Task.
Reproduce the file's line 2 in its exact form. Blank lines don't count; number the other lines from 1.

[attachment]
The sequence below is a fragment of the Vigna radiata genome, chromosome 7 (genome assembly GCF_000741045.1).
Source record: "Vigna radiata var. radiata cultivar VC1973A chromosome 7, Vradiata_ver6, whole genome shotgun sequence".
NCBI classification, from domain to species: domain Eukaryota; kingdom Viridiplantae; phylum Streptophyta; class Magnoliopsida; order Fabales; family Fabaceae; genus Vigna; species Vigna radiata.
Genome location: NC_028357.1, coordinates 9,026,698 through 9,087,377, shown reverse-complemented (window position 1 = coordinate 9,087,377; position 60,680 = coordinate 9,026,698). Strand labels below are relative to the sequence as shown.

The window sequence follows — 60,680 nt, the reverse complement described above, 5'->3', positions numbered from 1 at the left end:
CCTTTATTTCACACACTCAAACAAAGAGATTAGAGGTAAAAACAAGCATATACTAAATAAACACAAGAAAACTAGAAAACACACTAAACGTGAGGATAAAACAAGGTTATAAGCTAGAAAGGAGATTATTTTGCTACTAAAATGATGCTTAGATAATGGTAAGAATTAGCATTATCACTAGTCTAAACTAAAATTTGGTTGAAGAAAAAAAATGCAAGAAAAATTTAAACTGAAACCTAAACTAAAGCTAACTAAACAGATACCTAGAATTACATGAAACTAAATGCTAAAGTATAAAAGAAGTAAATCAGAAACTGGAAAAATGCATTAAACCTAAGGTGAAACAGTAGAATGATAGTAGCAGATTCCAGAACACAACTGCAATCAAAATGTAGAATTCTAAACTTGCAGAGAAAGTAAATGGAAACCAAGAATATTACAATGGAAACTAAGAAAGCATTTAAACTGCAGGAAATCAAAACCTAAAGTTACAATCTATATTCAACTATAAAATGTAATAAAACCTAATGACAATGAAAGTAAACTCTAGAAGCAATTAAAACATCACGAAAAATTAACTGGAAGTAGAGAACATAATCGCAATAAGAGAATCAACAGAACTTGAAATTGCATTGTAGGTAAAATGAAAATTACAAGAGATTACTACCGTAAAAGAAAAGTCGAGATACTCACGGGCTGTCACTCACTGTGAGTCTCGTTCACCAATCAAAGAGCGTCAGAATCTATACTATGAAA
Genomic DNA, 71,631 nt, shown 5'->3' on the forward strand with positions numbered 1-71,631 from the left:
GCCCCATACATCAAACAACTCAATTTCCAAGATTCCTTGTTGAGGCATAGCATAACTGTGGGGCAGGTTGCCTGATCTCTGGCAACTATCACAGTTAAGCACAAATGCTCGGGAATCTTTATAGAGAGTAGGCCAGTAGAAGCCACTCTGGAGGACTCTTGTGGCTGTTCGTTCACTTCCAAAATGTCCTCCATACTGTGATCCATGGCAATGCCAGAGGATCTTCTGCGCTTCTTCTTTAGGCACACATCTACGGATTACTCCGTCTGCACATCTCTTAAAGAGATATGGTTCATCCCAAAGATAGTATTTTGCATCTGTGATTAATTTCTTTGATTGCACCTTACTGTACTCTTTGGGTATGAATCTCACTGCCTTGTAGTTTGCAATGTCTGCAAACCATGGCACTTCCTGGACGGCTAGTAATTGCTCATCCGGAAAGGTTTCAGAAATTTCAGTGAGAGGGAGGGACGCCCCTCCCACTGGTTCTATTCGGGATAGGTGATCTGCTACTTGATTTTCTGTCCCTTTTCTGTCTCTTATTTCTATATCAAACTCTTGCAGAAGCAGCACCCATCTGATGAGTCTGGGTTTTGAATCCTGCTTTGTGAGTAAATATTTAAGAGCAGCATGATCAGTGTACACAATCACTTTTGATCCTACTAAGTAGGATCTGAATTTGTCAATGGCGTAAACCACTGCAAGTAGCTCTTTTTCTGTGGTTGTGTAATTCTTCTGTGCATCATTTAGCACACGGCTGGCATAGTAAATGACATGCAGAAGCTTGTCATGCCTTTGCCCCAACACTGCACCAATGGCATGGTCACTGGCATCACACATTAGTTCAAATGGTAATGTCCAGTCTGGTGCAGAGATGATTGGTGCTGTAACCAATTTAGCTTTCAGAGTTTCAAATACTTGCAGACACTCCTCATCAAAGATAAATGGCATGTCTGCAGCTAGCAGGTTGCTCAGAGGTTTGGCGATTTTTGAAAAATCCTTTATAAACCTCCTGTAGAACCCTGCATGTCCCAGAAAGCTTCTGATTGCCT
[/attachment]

Source record: "Vigna radiata var. radiata cultivar VC1973A chromosome 7, Vradiata_ver6, whole genome shotgun sequence".